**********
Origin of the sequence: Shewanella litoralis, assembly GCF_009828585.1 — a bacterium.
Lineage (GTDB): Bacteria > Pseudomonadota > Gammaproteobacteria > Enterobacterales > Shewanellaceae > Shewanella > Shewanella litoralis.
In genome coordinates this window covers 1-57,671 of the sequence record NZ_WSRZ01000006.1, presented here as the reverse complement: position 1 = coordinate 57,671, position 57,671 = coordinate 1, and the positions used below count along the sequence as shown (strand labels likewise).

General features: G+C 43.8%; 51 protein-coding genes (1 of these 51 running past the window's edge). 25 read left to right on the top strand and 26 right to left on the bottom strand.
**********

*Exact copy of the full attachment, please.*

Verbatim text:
Origin of the sequence: Shewanella litoralis, assembly GCF_009828585.1 — a bacterium.
Lineage (GTDB): Bacteria > Pseudomonadota > Gammaproteobacteria > Enterobacterales > Shewanellaceae > Shewanella > Shewanella litoralis.
In genome coordinates this window covers 1-57,671 of the sequence record NZ_WSRZ01000006.1, presented here as the reverse complement: position 1 = coordinate 57,671, position 57,671 = coordinate 1, and the positions used below count along the sequence as shown (strand labels likewise).

General features: G+C 43.8%; 51 protein-coding genes (1 of these 51 running past the window's edge). 25 read left to right on the top strand and 26 right to left on the bottom strand.